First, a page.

Creating A User Research Plan (with Examples)
UX research helps to test hypothesis you have about users prior to design. Sadly, not every UX design project starts with user research, and that’s because it takes a lot of time to recruit participants, run UX research projects, and sumamrize findings.
Good research, nevertheless, ensures that your product team doesn’t build the wrong functionality that would cost you valuable resources and make you vulnerable to losing customers.
In this article, you’ll see how you can use UX research plan to get stakeholder’s buy-in and create research reports that’s full of valuable advice for product design. Let’s go.
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Designers can create a powerful prototypes, show them to product managers who can interact with the design instead of just looking at it. Then, they give the design to engineers who can get all the specs and some code to kickstart front-end design with.
Since with UXPin you work faster, you have ample time for UX research before UX design. Try it for free.
What is a UX Research Plan?
A UX research plan helps to set expectations and document the essentials you need to communicate to stakeholders and clients. Your company needs a strong business case for every user research session, complete with research objectives, goals, methods, and logistical needs for the study.
UX Research Plan Elements
Every UX research plan should start with a solid outline. That’s where templates come in handy. They help you structure your UX research project in a way that team members and stakeholders see value in completing research process.
Master templates are the best way to create a successful and effective UX research plan. Using a template as a starting point makes planning and writing easier and helps you and your team stay focused on the who, what, why, and when of research. Read on for tips and examples for how you can build a user research plan that works.
UX Research Plan Background
The background section should offer your clients and stakeholders a few sentences on why you are creating a user research plan and what it will accomplish. It should orient readers to the needs and expectations behind the purpose of the study. It should also include a problem statement, which is the primary question you’re setting out to answer with your research findings.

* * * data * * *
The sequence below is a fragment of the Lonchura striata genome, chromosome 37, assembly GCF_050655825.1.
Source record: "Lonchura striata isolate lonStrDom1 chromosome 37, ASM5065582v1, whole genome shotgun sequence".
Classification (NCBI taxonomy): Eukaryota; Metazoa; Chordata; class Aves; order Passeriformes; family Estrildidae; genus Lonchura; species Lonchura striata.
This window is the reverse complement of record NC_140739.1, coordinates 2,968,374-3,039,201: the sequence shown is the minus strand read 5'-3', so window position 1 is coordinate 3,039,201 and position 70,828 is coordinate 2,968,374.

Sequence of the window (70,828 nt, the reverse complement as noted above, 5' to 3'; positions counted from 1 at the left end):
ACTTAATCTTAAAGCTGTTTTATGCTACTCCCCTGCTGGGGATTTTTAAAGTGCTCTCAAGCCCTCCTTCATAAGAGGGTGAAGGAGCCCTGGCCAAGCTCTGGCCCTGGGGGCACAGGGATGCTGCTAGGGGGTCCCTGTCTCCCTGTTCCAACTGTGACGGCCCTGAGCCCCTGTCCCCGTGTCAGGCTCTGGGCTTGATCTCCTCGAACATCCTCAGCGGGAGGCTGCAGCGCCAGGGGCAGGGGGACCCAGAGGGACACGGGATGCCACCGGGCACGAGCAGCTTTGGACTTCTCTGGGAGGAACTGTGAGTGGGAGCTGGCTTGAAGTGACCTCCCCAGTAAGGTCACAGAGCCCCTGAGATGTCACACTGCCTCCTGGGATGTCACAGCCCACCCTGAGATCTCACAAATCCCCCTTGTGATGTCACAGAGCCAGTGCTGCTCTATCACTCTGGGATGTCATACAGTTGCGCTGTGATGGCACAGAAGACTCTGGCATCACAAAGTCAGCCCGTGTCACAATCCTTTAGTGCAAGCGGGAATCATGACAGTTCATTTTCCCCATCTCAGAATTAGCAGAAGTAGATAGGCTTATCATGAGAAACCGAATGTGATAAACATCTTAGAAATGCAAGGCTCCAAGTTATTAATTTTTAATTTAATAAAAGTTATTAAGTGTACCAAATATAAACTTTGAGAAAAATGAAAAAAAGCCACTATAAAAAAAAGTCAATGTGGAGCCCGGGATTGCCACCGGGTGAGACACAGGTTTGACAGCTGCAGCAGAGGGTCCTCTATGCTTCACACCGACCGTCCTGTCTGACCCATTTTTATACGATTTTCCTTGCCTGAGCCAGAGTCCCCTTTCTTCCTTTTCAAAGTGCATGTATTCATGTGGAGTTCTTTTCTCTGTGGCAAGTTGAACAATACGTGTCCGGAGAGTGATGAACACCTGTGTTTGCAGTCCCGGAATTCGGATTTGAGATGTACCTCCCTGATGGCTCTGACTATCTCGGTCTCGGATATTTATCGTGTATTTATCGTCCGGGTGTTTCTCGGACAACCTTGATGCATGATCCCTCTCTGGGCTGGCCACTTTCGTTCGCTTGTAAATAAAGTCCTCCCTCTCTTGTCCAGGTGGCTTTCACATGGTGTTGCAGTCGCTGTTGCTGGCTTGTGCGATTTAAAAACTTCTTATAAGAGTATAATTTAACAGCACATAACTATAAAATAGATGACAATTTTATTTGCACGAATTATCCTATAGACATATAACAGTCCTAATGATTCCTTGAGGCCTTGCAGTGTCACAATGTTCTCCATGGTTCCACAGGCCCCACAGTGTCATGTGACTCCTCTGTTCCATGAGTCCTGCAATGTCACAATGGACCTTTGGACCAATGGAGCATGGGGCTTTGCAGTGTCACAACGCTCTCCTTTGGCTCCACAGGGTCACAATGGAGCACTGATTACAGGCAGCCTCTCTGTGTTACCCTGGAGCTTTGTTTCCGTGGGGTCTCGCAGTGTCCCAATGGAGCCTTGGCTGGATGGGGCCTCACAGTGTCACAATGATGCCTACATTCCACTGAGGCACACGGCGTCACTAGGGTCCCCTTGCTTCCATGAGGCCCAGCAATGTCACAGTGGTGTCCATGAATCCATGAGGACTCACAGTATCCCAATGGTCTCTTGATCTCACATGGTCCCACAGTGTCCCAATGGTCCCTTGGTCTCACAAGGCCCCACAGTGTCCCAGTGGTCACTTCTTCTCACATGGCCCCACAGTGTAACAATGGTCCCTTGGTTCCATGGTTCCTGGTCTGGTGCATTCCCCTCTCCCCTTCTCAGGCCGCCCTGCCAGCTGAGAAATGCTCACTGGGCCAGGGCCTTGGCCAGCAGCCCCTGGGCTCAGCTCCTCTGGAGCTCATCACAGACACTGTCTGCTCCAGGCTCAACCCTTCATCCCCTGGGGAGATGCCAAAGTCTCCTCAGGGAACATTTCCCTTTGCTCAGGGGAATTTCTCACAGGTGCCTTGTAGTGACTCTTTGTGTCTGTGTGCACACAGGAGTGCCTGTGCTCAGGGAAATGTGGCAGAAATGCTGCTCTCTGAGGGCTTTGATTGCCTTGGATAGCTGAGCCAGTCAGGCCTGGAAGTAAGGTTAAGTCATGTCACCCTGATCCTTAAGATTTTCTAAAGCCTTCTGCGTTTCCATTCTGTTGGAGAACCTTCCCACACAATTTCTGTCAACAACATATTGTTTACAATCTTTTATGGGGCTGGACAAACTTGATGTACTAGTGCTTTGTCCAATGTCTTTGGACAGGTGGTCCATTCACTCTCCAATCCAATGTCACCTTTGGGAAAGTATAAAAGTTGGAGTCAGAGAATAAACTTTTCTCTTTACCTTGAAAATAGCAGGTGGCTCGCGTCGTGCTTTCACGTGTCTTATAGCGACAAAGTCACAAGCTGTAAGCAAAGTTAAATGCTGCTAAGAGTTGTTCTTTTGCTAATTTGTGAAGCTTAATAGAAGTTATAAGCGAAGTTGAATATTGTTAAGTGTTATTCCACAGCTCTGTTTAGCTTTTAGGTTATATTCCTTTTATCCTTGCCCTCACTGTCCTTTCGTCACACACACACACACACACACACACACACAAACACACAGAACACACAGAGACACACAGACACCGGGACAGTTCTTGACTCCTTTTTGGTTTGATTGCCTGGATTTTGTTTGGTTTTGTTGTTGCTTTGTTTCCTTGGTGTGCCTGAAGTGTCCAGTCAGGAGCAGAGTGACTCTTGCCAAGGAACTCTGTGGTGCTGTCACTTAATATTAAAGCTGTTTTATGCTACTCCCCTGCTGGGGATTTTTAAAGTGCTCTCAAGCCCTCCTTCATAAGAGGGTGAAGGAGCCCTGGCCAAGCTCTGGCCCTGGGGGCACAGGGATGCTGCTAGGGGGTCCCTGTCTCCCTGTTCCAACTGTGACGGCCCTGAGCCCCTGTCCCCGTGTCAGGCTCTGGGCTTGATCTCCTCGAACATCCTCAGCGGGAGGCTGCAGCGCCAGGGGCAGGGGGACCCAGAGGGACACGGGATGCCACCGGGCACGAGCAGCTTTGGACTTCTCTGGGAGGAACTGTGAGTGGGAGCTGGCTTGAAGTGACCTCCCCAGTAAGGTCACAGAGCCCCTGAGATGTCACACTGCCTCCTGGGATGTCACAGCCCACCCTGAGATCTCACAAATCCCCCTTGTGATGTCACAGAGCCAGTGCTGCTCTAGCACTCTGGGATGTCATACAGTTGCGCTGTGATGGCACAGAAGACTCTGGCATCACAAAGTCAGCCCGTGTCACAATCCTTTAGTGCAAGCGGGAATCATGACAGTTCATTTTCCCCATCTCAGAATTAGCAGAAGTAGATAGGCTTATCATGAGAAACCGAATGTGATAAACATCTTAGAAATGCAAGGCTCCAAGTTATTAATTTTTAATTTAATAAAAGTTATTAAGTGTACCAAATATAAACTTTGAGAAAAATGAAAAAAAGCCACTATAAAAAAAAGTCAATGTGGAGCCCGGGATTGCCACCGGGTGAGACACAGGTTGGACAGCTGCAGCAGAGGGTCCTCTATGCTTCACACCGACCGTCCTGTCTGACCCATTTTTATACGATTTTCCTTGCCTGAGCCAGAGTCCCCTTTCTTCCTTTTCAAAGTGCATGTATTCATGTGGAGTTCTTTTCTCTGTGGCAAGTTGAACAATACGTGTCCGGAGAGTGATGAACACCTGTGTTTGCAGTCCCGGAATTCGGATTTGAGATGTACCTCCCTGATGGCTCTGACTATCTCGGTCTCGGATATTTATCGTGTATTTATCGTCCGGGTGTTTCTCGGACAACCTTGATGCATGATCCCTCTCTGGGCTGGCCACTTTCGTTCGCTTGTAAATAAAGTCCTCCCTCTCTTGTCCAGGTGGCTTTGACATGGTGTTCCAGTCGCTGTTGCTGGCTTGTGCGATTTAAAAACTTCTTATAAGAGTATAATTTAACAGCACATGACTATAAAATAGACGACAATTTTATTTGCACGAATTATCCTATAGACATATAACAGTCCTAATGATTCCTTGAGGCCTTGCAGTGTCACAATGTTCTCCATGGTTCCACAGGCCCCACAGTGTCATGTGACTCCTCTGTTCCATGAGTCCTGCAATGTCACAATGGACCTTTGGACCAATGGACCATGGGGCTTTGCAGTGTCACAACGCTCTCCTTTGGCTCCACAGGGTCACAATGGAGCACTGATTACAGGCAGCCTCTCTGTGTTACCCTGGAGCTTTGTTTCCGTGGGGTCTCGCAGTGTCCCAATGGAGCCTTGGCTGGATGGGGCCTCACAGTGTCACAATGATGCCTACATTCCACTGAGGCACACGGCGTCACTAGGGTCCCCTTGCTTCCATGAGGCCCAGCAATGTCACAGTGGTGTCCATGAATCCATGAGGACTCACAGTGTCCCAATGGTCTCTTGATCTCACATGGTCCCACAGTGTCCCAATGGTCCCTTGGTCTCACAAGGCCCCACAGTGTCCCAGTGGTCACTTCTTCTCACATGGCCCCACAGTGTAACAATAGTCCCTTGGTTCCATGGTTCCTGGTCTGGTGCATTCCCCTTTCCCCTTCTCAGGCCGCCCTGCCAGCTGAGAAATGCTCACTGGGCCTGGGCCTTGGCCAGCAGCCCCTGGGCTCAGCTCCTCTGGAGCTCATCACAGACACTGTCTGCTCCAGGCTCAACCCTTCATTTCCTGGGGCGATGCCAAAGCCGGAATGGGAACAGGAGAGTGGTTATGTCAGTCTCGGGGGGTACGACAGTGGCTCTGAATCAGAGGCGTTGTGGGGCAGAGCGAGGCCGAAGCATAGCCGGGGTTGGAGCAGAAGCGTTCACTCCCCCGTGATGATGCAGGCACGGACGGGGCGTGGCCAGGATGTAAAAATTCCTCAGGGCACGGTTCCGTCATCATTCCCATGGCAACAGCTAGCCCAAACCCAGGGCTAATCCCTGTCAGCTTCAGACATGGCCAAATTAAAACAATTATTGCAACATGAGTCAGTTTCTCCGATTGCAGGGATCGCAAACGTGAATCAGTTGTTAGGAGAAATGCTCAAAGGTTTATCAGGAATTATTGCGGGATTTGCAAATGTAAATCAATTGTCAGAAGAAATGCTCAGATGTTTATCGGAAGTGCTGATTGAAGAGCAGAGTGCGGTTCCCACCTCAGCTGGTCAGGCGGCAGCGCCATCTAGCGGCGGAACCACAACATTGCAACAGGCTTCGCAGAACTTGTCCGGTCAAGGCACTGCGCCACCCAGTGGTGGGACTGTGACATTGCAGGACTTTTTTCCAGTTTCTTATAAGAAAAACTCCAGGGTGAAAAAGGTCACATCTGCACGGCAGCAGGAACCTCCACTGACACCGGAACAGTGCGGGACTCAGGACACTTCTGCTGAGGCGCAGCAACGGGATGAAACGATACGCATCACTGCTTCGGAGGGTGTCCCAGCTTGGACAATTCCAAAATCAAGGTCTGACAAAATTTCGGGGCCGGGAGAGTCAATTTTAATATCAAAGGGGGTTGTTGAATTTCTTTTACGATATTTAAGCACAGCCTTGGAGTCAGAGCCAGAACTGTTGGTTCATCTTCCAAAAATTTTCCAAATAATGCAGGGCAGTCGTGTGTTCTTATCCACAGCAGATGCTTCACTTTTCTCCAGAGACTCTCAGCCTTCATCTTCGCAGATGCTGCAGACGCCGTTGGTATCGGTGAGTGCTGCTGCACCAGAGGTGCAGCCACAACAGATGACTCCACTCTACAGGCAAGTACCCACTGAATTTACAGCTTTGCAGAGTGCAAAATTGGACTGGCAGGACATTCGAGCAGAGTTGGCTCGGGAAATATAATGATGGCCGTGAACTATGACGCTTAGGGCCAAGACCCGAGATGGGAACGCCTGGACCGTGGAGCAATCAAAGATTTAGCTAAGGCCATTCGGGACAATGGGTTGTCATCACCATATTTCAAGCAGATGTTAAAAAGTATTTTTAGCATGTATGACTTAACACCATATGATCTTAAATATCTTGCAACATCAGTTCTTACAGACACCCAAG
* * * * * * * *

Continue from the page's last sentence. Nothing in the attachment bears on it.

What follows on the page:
The purpose of this study is to understand the major pain points users experience in using our website/app and how these contribute to issues such as cart abandonment, returned items, and low customer loyalty.
We will be using usability testing to follow the user’s experience of our website/app and the obstacles they encounter leading up to the point of purchase. We will also be using generative research techniques to better understand the customer’s experience of our brand and the challenges and needs they face in making a purchase.
UX Research Plan Objectives
Before getting into the nitty-gritty of your user research plan, you first want to focus on your research objectives. This step outlines the reasons you are conducting a UX research plan in the first place. Why are you carrying out this research? What are the end goals you have after completing all the work?
Seeking out answers to these questions should be a collaborative effort between you and your stakeholders. It’s also helpful to consider discussions and learnings from past clients and projects to create metrics for your UX research plan.
Objectives and Success Metrics
Research objectives will be different for every project, but they should always be actionable and specific.
- Understand how users currently go about tracking orders on our website
- Understand what actions customers take when they consider buying a new [product we offer]
- Learn about competitor websites/apps customers are using to buy [product we offer]
- Evaluate pain points customers are experiencing in using our website/app